Krista: Yeah, practical jokes or funny wardrobe. Just kind of quirky things. It would be a really fun way to capture someone’s personality in a way that doesn’t feel overwhelming. But it’s more than just a scrapbook. I love that idea. What else are we missing? What else did you want to talk about today that I don’t even know to ask you about?
Brooke: I feel like we covered all the main parts. But I know at the beginning you said there were some other things you wanted to talk about and it was about being the hero of your own story. You said you had something you wanted to return to.
Krista: Well yes, so I was just – what I would love to do is have you come work with my group on how do we – so there’s the telling of the story of the past, we could do that. We could also do the who am I part. Who am I becoming because of this, who do I choose to become in the future because of this.
And kind of writing our own tiny book about us, about our own evolution through the grief. So that’s just what was jumping out at me. Not only the idea of how do I capture a slice of life related to my husband or how do I capture something that I don’t want to forget about the past, but how do I also kind of cement with intention who I am becoming because of what I’ve been through.
Brooke: I love that. And I think the other thing that I want to offer to people is so one of the things I hear the most often from people that are interested in working with me or doing a retreat or anything writing related is well, I’m not really a writer.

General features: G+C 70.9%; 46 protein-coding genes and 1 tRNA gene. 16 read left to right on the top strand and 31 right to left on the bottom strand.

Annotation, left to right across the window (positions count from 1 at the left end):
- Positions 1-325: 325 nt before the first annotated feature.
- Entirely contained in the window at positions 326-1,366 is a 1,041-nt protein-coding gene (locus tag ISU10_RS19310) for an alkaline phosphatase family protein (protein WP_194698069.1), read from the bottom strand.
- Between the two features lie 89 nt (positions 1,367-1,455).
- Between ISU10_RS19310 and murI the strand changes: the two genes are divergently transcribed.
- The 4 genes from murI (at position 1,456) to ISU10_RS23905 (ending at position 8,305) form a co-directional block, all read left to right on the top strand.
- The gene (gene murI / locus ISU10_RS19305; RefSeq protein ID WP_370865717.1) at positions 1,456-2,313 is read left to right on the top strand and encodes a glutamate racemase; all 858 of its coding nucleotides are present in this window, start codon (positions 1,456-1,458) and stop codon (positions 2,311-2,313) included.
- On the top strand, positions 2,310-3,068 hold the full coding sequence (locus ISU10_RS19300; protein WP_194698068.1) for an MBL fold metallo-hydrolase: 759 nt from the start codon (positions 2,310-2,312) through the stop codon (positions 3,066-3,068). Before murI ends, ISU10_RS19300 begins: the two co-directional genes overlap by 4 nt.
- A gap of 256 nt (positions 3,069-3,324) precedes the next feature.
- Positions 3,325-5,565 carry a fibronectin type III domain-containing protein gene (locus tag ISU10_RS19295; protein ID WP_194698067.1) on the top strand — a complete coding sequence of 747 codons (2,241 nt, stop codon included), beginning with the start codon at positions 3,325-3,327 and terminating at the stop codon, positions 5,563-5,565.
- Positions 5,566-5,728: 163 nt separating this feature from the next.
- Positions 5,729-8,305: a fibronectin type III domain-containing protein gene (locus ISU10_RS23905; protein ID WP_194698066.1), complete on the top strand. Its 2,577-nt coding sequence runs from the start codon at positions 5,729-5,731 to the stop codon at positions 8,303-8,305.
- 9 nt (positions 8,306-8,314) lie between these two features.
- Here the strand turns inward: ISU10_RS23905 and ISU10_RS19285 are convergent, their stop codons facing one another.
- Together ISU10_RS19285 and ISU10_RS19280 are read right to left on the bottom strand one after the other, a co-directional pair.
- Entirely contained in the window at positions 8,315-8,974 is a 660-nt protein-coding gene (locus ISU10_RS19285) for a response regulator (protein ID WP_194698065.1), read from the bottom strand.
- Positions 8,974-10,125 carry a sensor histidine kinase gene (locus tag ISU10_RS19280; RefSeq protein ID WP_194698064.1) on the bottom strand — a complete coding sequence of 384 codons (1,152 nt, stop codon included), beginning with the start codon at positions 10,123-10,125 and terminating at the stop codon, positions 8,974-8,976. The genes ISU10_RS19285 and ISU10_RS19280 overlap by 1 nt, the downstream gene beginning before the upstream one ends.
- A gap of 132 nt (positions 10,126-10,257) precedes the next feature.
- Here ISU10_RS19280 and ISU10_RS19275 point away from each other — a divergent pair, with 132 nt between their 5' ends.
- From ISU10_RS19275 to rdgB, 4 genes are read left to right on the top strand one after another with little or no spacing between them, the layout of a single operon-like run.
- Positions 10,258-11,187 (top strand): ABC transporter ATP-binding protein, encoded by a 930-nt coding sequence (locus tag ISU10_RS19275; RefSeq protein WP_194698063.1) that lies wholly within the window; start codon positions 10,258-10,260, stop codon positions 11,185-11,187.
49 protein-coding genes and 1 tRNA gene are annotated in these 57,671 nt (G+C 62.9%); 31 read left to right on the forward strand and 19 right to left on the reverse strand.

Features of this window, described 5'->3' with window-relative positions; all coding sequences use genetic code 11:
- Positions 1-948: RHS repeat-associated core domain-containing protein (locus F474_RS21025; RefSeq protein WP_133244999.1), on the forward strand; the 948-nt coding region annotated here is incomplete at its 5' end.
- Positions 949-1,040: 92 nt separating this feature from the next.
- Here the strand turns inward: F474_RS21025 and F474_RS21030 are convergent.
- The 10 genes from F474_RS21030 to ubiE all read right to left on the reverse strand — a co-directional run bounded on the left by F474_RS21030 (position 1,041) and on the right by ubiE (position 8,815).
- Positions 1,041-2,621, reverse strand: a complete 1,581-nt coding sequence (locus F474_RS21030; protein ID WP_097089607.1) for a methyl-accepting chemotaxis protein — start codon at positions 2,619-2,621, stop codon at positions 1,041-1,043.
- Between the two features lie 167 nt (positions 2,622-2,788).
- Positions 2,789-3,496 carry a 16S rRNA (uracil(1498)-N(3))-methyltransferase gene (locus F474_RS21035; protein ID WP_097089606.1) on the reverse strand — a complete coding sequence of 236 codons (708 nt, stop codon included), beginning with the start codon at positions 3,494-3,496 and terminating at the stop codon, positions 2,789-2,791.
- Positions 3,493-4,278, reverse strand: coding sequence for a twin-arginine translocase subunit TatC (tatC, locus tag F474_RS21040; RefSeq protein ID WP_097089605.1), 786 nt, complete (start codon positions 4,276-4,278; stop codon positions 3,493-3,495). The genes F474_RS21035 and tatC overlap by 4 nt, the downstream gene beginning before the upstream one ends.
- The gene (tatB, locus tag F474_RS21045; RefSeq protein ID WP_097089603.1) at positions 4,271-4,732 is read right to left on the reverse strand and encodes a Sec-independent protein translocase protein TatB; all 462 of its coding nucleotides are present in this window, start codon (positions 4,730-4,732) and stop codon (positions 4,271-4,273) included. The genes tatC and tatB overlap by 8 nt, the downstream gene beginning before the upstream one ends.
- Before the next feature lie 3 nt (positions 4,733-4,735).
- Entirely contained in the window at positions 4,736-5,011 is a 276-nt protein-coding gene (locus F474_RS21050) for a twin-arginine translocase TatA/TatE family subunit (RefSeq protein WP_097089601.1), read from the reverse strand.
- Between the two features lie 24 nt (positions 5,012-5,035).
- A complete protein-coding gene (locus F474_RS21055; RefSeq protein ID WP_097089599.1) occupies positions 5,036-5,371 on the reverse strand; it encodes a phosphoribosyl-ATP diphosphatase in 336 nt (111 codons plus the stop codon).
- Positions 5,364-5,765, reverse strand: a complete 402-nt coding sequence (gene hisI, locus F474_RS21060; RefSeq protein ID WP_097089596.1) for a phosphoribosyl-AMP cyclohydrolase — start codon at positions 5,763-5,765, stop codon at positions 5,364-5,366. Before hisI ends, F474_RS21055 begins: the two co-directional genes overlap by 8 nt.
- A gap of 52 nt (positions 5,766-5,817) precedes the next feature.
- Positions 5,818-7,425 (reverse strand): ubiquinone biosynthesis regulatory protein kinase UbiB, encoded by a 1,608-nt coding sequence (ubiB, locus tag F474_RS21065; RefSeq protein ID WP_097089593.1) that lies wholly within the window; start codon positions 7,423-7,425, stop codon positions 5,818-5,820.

So that there’s this bar that people have in their minds of what a writer is. And what I always say is that the act of writing is what makes you a writer. So some people are like, well, I journal but that doesn’t count. And I’m like, yes, it does. Or they’ll be like, well, I write a lot for my job but that doesn’t count. And I’m like yeah, it does, you’re totally a writer.
So I think that there’s this bar. And I mean, I have colleagues – this is going back to the stories we tell ourselves. So I have colleagues from my MFA program who have a master’s degree in creative writing who don’t believe that they are “real” writers because they haven’t published a book or sold a certain number of copies.
So the bar does not – everyone has this high bar in their mind of what a writer is, including people with master’s degrees in writing. And I don’t think that it’s the master’s degree, I don’t think it’s a book deal, I don’t think it’s a certain level of technique or anything like that.